What are some of the unique challenges technology companies in particular face in effective succession planning? This can be for either directors or CEOs, if there is a difference.

John Thompson: One of the challenges that stems from this environment, and the tech sector in general, is that companies have to be willing to accept a higher amount of risk when considering candidates for internal succession planning. Because these companies are growing rapidly, leadership is often a first-time GM or CEO. Boards need to be able to assess what those risks are, compensate for those and mitigate them. This could be done by who you bring on your board—a non-executive chairman or an executive chairman. You can moderate this risk by having qualified executives on the board who are available to coach and mentor a new CEO.

For directors, Silicon Valley boards are clearly looking for a director to bring something—experience, stature, global connections. They’re also interested in director candidates from non-tech companies if they have certain qualifications, such as experience with a similar customer base or market. I did a search for a major tech company interested in consumer experience, and so we looked for directors with specific consumer market expertise rather than a technology-centric domain expert.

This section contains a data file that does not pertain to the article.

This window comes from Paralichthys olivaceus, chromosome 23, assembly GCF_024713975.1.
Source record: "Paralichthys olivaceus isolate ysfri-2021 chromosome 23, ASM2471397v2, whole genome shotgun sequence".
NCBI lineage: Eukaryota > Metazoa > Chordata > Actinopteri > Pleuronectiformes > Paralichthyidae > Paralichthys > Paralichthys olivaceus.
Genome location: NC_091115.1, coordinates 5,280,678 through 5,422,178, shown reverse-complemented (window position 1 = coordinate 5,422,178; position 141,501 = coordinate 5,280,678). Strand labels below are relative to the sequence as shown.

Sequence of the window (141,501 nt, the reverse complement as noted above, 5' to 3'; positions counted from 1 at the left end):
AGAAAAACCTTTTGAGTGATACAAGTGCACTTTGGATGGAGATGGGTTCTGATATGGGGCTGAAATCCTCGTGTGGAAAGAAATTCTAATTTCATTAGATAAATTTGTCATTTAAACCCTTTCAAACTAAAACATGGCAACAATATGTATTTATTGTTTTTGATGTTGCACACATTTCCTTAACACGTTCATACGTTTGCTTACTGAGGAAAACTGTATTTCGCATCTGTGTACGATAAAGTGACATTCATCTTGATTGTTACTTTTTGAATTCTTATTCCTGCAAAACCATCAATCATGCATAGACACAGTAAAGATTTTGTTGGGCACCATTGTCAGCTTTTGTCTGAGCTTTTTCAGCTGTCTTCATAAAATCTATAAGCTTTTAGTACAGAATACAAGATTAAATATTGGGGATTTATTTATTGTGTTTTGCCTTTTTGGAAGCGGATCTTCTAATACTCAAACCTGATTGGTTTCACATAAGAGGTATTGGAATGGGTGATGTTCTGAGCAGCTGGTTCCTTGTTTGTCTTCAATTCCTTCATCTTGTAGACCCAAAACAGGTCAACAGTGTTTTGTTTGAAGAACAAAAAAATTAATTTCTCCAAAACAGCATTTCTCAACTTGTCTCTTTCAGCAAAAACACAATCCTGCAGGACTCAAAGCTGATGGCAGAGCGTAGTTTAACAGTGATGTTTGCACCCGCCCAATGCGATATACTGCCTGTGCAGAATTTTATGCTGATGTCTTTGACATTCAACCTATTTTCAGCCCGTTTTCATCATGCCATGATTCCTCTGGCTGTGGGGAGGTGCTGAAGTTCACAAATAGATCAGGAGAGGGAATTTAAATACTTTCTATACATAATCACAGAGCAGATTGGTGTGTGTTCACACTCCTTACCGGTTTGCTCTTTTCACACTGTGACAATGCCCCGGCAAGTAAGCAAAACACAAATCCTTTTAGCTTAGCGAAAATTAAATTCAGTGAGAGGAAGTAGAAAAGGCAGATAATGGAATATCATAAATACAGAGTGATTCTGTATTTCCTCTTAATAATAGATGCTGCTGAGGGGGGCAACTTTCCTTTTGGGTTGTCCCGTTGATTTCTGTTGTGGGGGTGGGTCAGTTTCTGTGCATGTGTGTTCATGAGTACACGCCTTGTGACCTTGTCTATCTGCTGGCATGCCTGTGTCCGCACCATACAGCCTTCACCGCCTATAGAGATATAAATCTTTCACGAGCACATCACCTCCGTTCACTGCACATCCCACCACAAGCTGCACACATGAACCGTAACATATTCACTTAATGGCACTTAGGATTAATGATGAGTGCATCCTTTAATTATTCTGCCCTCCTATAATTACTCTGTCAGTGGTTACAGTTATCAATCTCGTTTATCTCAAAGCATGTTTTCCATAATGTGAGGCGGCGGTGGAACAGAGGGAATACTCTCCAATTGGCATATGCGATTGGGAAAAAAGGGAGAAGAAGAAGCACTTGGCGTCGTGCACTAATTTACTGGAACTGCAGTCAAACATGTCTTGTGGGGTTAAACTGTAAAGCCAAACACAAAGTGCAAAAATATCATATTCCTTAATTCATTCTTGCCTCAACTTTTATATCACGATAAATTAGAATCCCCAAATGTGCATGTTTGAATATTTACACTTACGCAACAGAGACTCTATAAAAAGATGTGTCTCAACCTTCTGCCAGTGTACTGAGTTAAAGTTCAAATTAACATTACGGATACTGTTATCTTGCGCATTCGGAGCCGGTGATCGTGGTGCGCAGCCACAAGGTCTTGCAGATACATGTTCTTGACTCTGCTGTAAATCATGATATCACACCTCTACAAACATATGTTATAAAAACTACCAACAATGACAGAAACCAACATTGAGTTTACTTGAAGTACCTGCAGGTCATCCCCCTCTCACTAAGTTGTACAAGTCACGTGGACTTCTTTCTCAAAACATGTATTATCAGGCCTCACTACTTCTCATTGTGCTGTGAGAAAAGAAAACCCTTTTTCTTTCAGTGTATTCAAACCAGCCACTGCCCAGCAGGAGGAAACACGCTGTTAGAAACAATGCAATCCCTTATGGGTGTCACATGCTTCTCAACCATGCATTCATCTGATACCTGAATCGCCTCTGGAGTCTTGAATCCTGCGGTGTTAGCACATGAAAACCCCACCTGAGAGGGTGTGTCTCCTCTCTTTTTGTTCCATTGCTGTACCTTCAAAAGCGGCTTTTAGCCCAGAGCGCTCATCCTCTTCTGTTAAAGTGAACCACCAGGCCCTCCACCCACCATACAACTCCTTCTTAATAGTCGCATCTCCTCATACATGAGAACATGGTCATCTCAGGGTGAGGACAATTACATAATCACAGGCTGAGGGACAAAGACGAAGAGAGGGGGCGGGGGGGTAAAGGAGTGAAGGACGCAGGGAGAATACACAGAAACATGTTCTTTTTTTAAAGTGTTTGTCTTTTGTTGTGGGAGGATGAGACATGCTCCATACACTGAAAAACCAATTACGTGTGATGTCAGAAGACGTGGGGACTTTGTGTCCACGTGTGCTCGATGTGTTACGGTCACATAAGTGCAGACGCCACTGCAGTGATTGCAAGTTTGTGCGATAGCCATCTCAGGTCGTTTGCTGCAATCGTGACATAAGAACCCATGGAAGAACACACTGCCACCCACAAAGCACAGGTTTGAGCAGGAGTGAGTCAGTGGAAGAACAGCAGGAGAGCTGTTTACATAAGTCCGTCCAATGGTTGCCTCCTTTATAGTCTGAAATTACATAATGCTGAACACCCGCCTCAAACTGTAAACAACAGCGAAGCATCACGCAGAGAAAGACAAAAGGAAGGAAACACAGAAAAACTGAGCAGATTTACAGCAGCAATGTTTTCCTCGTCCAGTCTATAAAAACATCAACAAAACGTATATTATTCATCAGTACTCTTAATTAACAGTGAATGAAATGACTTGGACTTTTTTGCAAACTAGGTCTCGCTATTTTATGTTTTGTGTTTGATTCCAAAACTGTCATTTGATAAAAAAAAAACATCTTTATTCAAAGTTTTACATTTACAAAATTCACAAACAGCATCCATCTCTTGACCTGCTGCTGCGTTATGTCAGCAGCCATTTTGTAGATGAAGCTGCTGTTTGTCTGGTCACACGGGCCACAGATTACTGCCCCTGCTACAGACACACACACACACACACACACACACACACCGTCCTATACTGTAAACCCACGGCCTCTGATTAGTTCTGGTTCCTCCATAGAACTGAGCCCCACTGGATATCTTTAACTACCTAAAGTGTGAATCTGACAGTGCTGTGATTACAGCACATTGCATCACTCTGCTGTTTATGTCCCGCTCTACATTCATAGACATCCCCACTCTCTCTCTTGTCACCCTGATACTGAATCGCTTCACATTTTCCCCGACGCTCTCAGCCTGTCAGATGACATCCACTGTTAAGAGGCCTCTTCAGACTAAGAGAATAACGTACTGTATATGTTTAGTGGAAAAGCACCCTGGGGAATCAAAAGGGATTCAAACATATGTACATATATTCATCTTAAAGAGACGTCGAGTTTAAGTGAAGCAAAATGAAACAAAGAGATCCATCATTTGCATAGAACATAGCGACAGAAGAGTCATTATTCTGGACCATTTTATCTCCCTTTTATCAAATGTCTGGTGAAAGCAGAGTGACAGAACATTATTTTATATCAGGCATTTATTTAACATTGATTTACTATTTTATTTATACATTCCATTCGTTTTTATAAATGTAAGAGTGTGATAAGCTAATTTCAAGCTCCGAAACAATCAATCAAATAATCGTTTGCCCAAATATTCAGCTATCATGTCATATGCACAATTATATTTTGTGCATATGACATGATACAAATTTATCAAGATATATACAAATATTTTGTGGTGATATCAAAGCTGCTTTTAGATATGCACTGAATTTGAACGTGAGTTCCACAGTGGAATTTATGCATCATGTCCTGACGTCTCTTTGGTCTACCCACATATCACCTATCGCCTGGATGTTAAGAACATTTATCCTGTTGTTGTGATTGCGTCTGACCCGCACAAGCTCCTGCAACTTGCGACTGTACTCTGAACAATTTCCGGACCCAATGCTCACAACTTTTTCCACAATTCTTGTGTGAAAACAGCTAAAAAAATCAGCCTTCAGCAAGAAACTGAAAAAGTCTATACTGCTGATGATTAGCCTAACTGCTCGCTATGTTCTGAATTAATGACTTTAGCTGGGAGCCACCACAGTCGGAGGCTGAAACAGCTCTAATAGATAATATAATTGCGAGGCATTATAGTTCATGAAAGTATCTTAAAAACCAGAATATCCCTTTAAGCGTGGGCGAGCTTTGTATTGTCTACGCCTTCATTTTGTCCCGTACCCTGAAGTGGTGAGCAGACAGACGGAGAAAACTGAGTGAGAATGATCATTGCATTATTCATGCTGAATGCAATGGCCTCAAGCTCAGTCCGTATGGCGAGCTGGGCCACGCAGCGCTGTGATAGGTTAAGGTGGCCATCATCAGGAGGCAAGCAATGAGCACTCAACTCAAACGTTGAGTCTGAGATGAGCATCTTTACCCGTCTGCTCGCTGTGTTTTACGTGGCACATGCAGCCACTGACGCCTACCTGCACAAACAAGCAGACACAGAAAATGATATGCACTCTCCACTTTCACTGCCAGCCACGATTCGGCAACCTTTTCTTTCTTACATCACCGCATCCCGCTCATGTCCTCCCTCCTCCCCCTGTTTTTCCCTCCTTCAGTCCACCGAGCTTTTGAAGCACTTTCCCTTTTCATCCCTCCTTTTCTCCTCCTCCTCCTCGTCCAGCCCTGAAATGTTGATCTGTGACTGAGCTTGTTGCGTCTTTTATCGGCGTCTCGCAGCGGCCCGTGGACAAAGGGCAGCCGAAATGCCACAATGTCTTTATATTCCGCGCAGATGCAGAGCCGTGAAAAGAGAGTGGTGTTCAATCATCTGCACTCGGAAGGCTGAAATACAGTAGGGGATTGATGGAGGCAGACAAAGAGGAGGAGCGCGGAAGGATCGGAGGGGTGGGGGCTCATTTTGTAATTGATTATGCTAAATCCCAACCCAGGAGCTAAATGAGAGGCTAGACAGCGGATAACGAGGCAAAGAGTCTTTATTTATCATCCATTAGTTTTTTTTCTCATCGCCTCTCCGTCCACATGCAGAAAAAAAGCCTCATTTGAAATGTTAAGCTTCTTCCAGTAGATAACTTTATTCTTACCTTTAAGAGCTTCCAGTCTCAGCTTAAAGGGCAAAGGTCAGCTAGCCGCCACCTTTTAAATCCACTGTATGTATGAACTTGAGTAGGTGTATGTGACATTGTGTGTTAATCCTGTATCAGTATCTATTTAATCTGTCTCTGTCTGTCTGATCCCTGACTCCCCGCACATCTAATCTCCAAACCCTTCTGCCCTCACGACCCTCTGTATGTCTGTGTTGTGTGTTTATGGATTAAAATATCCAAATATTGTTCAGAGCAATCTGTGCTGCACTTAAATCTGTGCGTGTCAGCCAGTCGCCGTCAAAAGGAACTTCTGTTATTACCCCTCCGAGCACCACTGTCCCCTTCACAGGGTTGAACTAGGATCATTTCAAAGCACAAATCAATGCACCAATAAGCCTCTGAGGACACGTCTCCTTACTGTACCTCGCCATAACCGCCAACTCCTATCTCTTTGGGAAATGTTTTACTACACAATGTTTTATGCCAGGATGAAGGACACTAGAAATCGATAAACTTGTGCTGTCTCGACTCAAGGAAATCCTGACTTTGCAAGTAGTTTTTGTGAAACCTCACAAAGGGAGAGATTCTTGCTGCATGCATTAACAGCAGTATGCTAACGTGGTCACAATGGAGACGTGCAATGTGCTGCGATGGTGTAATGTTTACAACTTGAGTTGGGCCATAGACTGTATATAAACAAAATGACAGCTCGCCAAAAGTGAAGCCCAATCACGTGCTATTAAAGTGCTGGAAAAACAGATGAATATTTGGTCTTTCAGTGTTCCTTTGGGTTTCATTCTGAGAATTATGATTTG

Specifically, there is a difference in the Valley in terms of the velocity of change and the general state of mind. The notion that you can fail, get another chance, and not have it be career-ending is really unique to this area. There is an ecosystem where small companies can look larger, and there are investors willing to invest and take risks. This level of excitement and energy is really attractive to people who are not in the Valley, and by serving on these boards, they can learn and apply those lessons back at their own companies.

Do you have any final advice you think companies should know when considering looking for a new director or executive?

John Thompson: When boards look for new director candidates, I advise them to think beyond hard skills and to consider the softer leadership skills and attributes as well. I encourage them to ask, “Can you work with this person in good times and bad?” Also, boards need to fully vet candidates for fit and style. You do not want what I call a “shadow CEO.” You do not want someone who is really trying to run the company from the boardroom. An effective board member is humble but appropriately assertive and confident.

In terms of executives, I believe self-awareness, situational awareness and mental agility are very important.

And for both directors and executives, I believe truly successful candidates have excellent pattern recognition, which can help mitigate risk.